Process

tower1

The idea behind Buncefield Records and Tapes is to be able to ‘cut’ photographic images to vinyl discs, by translating them to audio tracks. However, rather than many other projects which experiment with converting images to sound to be heard as ‘music’, the ideas behind Buncefield are to do with both ‘musicality’ and data storage – it is important to be able to play the tracks back and recompose the images. In the 1980s I used to load computer programs for the ZX81 and BBC Micro from flexidiscs and cassette tapes – as well as ‘download’ such data from the radio (the BBC transmitted a chess program, I think) using the Kansas City Standard. Those electronic sounds are stored deep in my subconscious, sounds from my childhood. Obviously, we are talking here about two different types of memory.

Audio encoding of images has been deployed by Aphex Twin using spectrum analysis, (and others) and in the world of amateur radio, SSTV represents a well known technique for encoding still images as audio for user transmission. (Check out Daniela de Paulis’ wonderful repurposing of SSTV to bounce images off the surface of the moon!) For the Buncefield project, the most significant precedent is the encoding of images to disc by NASA as part of the Voyager  expeditions beginning in 1977, which left the solar system in Autumn 2013, carrying gold discs which contained colour and monochrome images of earth encoded into their grooves. The discs contain visual instructions about how to decode them, for anyone who finds them. Extraterrestrial DJs, maybe.

First experiments for the Buncefield label involved trying to make something ‘musical’ by using sine-wave bursts. Each pixel of a JPEG was broken down into R,G and B values and encoded sequentially as 10 cycle bursts. This was the technique used in the exhibition Electrofringe – and while the most ‘musical’ method so far, it was rather slow: a 200 x 200 pixel image took 10 minutes plus to play out. (I don’t mind slow –  the relationships between the speed of digital and analogue carrier media is also part of the project – see Radio Buncefield / Songs for Ethylene Glycol)

The procedures for encoding and decoding were built using Processing and a library called ESS.

Around the same time, I experimented with using blob detection and shape recombination in Processing, encoding the x and y axes of shape vertices as rising and falling tones, effectively ‘drawing’ the image. High tones represented the X axes, and low tones the Ys. This made for the prettiest sound so far – some great harmonics and drones. Reviving this method is in the ‘to do’ box.

The method which worked best turned out eventually to be simply breaking the images into individual horizontal RGB lines (first red, then green, then blue), converting the lines directly to audio signals, then inserting a series of ‘flyback’ signals to enable the decoder to identify each one. The images below show screenshots of the analyser sketches. The red bars are the flyback signals, the black traces are the data. The funny looking thing on the right is a rotating oscilloscope I built in Processing for calibrating the signals.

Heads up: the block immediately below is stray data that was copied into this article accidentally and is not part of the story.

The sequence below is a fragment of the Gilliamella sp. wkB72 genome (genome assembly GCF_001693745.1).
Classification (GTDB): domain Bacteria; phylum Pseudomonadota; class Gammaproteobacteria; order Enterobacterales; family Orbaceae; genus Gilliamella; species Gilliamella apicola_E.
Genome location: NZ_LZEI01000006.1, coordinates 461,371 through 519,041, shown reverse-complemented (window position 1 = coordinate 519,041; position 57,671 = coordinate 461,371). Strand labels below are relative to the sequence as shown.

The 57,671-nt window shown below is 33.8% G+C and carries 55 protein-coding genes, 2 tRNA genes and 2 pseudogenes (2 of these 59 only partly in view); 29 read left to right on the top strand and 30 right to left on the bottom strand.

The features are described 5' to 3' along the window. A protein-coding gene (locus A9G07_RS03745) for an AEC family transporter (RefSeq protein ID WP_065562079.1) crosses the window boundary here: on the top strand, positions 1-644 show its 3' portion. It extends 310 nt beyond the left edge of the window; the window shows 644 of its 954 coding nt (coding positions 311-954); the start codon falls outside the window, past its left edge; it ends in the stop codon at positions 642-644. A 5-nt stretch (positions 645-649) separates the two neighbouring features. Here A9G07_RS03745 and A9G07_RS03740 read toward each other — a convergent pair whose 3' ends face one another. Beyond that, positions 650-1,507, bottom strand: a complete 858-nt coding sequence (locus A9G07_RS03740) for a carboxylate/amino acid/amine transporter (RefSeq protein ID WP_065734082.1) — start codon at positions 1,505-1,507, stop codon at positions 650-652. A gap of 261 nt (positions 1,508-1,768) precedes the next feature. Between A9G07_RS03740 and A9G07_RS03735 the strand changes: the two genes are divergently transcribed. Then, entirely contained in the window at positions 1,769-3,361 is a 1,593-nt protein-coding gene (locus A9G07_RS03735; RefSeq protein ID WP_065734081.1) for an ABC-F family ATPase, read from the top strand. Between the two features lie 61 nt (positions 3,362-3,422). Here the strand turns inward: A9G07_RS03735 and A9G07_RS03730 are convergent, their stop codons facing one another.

signal anayser shot

Screen shot 2013-02-13 at 8.17.03 PM

And here is a more ‘old school’ image of an older version of the code.

Screen shot 2012-10-29 at 11.17.03 AM

Dub Studio: cutting the discs

DubStarNoWord

(click on the link)

The discs are cut at Dub Studio in Bristol. Lathe master Henry uses a technique he developed himself which enables the more accurate cutting of square waves to vinyl.  Not to give away any secrets here, but it produces a cleaner signal and better data transfer. The discs are cut as one-offs to everlasting vinyl.

Musical disclaimer:

Various listeners have commented on the ugly, grating unmusicality of the work. Though it would be the holy grail to find a medium that is both easy on the ear and holds vast quantities of data, the concept of data storage has to come first, as the key to the project’s success is what you ‘do’ with the product, and sitting in an armchair consuming this stuff as if it were ‘music’ was never the intention.  It is meant to be performative.

Part of this is an attempt to rediscover a rapidly receding sonic landscape – in the future, musicians may well try to sample fax signals*, radio interference, as they have done in the past – but if no-one remembers what they actually sound like, would the point be missed? The sounds Buncefield produces are intended to be source, not interpretation – they are hopefully the kinds of sound that end up getting sampled, it is up to the listener to find them musical.

 

*play this to the end.

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the sound of data, the noise of photography

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